I have discovered how to become a famous writer. The answer is to immediately stop censoring myself or imposing any kind of purpose or organizational structure on my blogs. Alexis de Tocqueville, famous French observer of 19th century America, wrote Democracy in America, on of the single most comprehensive and unreadable volumes in any language, and he has been avidly quoted by politicians and academics of every ideological strip ever since. A good Tocqueville quote is indispensible, whether you're opining on behalf of Marxism, neoconservatism, or baseball. He has achieved literary immortality. But why?
The purpose of quoting someone else, of course, is to hide your own non-sequiters using the words of someone rendered irrefutable by death, fame, or both. Tocqueville is so eminently quotable simply because 1) He is dead, and 2) he could offer a vaguely educated opinion on virtually every subject, and he expressed them all with the grandiosity of an age when all novel ideas also seemed plausible.
My own plan is equally simple. I shall be Tocquevillianly grandiose, vague, and unfocused. Then (at some point in the passage of time), I plan to die, and whoever of you outlasts me can feel free to quote me.
I don't think I'd ever ridden in a taxi before my eighteenth birthday, but since I moved out of the suburbs, it happens often. This delights me to no end, because I've found cab drivers to be infallibly interesting. I'm on my way to Seattle at the time of this writing, and the cab driver who took Lana, Connie and I to Reagan Airport was a remarkable specimen.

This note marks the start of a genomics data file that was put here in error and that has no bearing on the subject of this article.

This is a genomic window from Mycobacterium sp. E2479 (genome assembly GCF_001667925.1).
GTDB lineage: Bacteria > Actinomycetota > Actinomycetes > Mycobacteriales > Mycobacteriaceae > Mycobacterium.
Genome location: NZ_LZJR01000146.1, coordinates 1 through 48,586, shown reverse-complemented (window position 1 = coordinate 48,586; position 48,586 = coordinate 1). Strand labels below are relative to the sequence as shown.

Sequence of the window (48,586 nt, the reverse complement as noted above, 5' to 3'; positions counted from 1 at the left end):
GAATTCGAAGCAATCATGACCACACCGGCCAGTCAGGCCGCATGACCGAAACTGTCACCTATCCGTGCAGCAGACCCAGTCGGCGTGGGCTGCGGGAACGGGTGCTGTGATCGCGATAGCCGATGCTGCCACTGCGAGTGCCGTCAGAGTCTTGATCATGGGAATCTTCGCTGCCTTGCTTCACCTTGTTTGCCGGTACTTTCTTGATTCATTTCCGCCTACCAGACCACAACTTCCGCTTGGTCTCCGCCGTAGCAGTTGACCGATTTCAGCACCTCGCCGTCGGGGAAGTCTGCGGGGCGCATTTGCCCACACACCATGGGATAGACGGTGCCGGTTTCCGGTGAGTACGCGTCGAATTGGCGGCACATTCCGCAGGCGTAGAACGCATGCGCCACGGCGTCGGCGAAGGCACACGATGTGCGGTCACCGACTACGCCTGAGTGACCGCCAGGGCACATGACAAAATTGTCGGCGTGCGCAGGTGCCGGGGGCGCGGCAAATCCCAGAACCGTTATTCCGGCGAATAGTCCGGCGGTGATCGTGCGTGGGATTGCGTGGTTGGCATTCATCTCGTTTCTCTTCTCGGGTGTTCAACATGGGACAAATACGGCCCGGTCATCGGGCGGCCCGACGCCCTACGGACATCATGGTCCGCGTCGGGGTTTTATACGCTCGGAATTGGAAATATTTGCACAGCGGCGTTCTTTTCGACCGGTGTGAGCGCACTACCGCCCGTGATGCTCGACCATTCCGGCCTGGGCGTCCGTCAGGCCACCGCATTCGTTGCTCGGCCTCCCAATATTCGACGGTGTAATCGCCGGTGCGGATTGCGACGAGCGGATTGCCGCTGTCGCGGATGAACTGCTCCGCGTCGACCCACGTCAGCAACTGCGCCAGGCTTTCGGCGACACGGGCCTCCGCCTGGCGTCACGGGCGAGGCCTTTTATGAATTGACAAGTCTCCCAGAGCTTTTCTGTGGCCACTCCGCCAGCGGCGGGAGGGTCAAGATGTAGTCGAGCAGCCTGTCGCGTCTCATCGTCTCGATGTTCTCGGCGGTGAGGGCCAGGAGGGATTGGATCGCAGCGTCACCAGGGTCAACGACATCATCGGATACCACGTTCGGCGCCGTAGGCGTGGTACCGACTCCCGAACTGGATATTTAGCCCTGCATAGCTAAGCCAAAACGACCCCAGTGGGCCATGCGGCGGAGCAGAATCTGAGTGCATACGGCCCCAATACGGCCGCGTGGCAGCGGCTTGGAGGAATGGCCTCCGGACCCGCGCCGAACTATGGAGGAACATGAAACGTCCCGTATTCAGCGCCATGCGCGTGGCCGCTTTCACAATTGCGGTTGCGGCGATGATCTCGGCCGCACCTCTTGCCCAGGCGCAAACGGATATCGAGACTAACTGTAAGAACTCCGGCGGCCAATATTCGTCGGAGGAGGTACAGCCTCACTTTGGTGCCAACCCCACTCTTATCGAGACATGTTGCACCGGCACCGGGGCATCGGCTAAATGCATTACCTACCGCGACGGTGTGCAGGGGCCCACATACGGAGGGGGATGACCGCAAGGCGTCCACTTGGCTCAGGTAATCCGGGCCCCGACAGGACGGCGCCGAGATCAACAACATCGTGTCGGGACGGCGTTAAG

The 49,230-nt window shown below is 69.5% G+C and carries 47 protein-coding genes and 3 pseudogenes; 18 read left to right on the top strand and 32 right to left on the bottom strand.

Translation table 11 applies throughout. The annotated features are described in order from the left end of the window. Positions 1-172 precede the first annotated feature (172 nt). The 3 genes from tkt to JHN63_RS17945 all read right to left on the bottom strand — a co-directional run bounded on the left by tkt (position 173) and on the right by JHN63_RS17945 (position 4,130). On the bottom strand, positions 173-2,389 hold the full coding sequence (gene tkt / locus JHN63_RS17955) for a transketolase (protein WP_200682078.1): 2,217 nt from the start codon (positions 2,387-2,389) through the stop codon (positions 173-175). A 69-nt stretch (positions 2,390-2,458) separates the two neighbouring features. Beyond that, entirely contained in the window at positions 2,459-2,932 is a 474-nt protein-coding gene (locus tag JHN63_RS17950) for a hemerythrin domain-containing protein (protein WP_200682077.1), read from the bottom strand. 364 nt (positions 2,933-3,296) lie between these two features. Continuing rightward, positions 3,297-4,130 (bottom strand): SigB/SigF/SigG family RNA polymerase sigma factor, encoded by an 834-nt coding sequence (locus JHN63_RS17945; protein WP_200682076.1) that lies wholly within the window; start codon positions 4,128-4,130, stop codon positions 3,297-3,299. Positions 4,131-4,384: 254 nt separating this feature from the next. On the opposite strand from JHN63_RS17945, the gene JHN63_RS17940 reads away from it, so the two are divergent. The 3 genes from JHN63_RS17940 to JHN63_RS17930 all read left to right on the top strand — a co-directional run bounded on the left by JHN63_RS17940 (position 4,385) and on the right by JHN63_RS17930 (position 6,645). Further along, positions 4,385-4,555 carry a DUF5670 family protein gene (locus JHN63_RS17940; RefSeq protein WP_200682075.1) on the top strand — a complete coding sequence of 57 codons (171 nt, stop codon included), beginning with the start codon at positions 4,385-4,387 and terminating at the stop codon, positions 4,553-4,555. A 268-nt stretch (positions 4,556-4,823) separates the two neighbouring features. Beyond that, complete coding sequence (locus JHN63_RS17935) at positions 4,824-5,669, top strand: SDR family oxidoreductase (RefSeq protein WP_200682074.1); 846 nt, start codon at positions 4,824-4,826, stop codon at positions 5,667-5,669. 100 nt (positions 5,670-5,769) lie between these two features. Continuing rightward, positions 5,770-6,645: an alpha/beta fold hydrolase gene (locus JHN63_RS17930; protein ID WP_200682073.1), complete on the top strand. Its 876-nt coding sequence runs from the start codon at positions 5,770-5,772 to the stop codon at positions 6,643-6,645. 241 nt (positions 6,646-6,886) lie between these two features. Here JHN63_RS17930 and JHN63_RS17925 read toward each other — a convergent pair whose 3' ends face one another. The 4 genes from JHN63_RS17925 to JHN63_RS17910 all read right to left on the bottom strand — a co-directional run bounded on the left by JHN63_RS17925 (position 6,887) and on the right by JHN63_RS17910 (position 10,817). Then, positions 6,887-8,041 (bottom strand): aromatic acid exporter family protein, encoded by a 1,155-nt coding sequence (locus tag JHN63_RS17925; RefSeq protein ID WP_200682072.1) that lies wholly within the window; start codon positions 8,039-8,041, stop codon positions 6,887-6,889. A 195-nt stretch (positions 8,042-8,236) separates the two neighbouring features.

His name was Modesto Bardino Bretas, or so proclaimed the cab driver's license mounted above the dash. It sounded vaguely Mediterranean. He had the American and Israeli flags tucked behind the sun visor on the passenger side, and the cross hanging from his rearview mirror was of the design you see in Ethiopian souvenir stores.
"Where do you want to go?" he said, and the turned on the radio. It was a waltz. By Strauss.
We arrived at the airport - for the second time that day. Our earlier flight had been cancelled, and we whiled away the time by watching a parade of WWII veterans at the airport. They deplaned with wheelchairs and walkers, while a brass band brought in by U.S. Airways played martial music. After that, we took a cab back to the office, and we piled into Connie's German car. She turned on her West African gospel mix, and we drove to a Lebanese restaurant on Pentagon Row in a small square that also boasted Thai food, Mexican, a noodle shop, an Irish pub, and a French creperie. Connie decided, however, between drafting e-mails at the outdoor table, to be pretend we were in Santorini.